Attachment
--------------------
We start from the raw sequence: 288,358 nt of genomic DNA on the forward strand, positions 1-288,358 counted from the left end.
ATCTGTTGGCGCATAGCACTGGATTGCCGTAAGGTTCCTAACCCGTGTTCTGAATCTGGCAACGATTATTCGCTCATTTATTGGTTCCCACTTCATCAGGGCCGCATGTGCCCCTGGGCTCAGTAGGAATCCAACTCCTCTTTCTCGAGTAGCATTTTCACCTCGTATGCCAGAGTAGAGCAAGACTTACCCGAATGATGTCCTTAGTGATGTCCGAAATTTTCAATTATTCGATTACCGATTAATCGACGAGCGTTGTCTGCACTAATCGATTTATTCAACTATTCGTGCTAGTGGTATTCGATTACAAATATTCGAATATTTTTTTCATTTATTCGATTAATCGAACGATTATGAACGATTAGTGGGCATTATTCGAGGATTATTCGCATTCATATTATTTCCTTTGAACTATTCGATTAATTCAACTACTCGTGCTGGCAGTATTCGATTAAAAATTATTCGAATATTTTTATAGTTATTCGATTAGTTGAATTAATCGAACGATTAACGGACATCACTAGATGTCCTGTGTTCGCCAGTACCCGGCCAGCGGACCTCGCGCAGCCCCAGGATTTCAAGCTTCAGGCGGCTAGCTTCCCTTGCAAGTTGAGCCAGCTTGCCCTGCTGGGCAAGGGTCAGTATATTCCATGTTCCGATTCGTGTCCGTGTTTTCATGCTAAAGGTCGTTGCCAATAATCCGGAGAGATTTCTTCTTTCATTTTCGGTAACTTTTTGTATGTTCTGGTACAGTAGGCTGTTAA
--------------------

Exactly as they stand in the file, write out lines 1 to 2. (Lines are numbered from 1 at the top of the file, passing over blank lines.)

We start from the raw sequence: 288,358 nt of genomic DNA on the forward strand, positions 1-288,358 counted from the left end.
ATCTGTTGGCGCATAGCACTGGATTGCCGTAAGGTTCCTAACCCGTGTTCTGAATCTGGCAACGATTATTCGCTCATTTATTGGTTCCCACTTCATCAGGGCCGCATGTGCCCCTGGGCTCAGTAGGAATCCAACTCCTCTTTCTCGAGTAGCATTTTCACCTCGTATGCCAGAGTAGAGCAAGACTTACCCGAATGATGTCCTTAGTGATGTCCGAAATTTTCAATTATTCGATTACCGATTAATCGACGAGCGTTGTCTGCACTAATCGATTTATTCAACTATTCGTGCTAGTGGTATTCGATTACAAATATTCGAATATTTTTTTCATTTATTCGATTAATCGAACGATTATGAACGATTAGTGGGCATTATTCGAGGATTATTCGCATTCATATTATTTCCTTTGAACTATTCGATTAATTCAACTACTCGTGCTGGCAGTATTCGATTAAAAATTATTCGAATATTTTTATAGTTATTCGATTAGTTGAATTAATCGAACGATTAACGGACATCACTAGATGTCCTGTGTTCGCCAGTACCCGGCCAGCGGACCTCGCGCAGCCCCAGGATTTCAAGCTTCAGGCGGCTAGCTTCCCTTGCAAGTTGAGCCAGCTTGCCCTGCTGGGCAAGGGTCAGTATATTCCATGTTCCGATTCGTGTCCGTGTTTTCATGCTAAAGGTCGTTGCCAATAATCCGGAGAGATTTCTTCTTTCATTTTCGGTAACTTTTTGTATGTTCTGGTACAGTAGGCTGTTAA